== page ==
Putting Education Reform To The Test

Why Bright Futures Scholars Would Have To Raise Their Grades

The Florida House.

Rep. Marlene O'Toole, R-The Villages, says not enough Bright Futures scholars are graduating, so lawmakers want to raise standards.

Elisa Huapilla is the first person in her family to attend college.

She didn’t know what to expect at Florida State University. A lottery-funded Bright Futures scholarship pays part of the tuition.

“The transition period can be very difficult,” she says. “I had nobody at home to call to tell me how college was supposed to be. And I relied a lot on friends and peers and people like university staff who were there to help me.”

The help meant Huapilla maintained her grades — and Bright Futures money. But a House bill could wipe the scholarships from students who have trouble adjusting.

A student named an Academic Scholar with a 3.5 GPA in high school would have to earn a 3.5 GPA in college to renew the award under the proposed change. Currently, Academic Scholars need a 3.0 to renew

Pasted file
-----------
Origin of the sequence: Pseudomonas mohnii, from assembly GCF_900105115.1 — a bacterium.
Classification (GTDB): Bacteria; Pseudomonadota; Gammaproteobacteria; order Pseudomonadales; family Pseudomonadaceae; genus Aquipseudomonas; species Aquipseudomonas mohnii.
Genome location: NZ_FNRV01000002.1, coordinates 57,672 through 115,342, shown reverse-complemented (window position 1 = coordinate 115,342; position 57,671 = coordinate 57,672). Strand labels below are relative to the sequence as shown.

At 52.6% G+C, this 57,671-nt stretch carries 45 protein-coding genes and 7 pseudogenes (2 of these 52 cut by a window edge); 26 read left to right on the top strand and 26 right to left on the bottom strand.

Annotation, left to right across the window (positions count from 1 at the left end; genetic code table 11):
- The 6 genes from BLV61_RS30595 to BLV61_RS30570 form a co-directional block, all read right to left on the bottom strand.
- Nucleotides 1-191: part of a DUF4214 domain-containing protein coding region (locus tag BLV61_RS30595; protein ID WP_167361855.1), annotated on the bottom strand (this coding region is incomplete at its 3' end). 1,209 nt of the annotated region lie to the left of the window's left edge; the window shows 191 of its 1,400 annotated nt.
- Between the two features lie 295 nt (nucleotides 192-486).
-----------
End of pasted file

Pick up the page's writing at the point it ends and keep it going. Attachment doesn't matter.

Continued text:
Both Medallion Scholars and Gold Seal Vocational students would need a 3.0 to renew, up from 2.75.

University of South Florida officials say a rough estimate shows one in four Bright Futures students would not meet the new requirements. Provost Paul Dosal worries science majors would struggle most.

Rep. Marlene O’Toole of The Villages says the goal is increasing college graduation rates for Bright Futures scholars.

But O’Toole says they may give students a grace period from the new rule.

“I think it’s probably reasonable to put some time limit in there that it doesn’t start so they know in advance this is what’s going to be expected.”

She says lawmakers didn’t look at how many students might lose scholarships, just how much money the change would save.

A state analysis says the changes will save $14.8 million for the budget year beginning July 1, 2015.

O’Toole says the bill is likely to change before final passage.

“Stay tuned,” she says.


About StateImpact

StateImpact seeks to inform and engage local communities with broadcast and online news focused on how state government decisions affect your lives.
Learn More »